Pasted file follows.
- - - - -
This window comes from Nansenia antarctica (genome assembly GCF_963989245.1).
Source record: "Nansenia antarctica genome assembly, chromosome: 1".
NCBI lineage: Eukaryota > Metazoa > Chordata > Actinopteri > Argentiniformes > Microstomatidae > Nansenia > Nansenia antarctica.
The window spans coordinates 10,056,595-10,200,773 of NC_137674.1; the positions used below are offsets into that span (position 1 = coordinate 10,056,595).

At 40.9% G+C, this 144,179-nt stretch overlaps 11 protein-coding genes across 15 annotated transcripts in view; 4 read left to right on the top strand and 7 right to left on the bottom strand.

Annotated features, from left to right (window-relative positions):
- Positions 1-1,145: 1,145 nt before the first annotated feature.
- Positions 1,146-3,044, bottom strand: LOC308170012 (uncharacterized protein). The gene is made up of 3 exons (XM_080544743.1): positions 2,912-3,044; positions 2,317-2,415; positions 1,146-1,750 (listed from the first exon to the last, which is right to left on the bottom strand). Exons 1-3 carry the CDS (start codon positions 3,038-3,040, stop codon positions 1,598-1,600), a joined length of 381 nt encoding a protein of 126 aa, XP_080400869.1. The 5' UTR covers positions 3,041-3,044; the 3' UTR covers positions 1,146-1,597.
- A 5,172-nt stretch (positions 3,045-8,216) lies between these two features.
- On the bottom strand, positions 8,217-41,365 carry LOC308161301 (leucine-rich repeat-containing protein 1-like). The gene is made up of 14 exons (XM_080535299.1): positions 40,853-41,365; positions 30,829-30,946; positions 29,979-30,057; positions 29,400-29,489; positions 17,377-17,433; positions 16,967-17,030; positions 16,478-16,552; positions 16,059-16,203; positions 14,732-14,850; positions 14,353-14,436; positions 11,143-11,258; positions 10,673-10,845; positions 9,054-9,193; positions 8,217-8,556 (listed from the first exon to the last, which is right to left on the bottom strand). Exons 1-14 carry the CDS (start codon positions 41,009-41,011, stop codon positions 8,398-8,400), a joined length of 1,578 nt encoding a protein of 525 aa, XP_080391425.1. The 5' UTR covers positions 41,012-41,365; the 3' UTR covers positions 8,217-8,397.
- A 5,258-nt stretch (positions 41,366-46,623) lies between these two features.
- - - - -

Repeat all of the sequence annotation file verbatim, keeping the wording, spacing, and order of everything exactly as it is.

This window comes from Nansenia antarctica (genome assembly GCF_963989245.1).
Source record: "Nansenia antarctica genome assembly, chromosome: 1".
NCBI lineage: Eukaryota > Metazoa > Chordata > Actinopteri > Argentiniformes > Microstomatidae > Nansenia > Nansenia antarctica.
The window spans coordinates 10,056,595-10,200,773 of NC_137674.1; the positions used below are offsets into that span (position 1 = coordinate 10,056,595).

At 40.9% G+C, this 144,179-nt stretch overlaps 11 protein-coding genes across 15 annotated transcripts in view; 4 read left to right on the top strand and 7 right to left on the bottom strand.

Annotated features, from left to right (window-relative positions):
- Positions 1-1,145: 1,145 nt before the first annotated feature.
- Positions 1,146-3,044, bottom strand: LOC308170012 (uncharacterized protein). The gene is made up of 3 exons (XM_080544743.1): positions 2,912-3,044; positions 2,317-2,415; positions 1,146-1,750 (listed from the first exon to the last, which is right to left on the bottom strand). Exons 1-3 carry the CDS (start codon positions 3,038-3,040, stop codon positions 1,598-1,600), a joined length of 381 nt encoding a protein of 126 aa, XP_080400869.1. The 5' UTR covers positions 3,041-3,044; the 3' UTR covers positions 1,146-1,597.
- A 5,172-nt stretch (positions 3,045-8,216) lies between these two features.
- On the bottom strand, positions 8,217-41,365 carry LOC308161301 (leucine-rich repeat-containing protein 1-like). The gene is made up of 14 exons (XM_080535299.1): positions 40,853-41,365; positions 30,829-30,946; positions 29,979-30,057; positions 29,400-29,489; positions 17,377-17,433; positions 16,967-17,030; positions 16,478-16,552; positions 16,059-16,203; positions 14,732-14,850; positions 14,353-14,436; positions 11,143-11,258; positions 10,673-10,845; positions 9,054-9,193; positions 8,217-8,556 (listed from the first exon to the last, which is right to left on the bottom strand). Exons 1-14 carry the CDS (start codon positions 41,009-41,011, stop codon positions 8,398-8,400), a joined length of 1,578 nt encoding a protein of 525 aa, XP_080391425.1. The 5' UTR covers positions 41,012-41,365; the 3' UTR covers positions 8,217-8,397.
- A 5,258-nt stretch (positions 41,366-46,623) lies between these two features.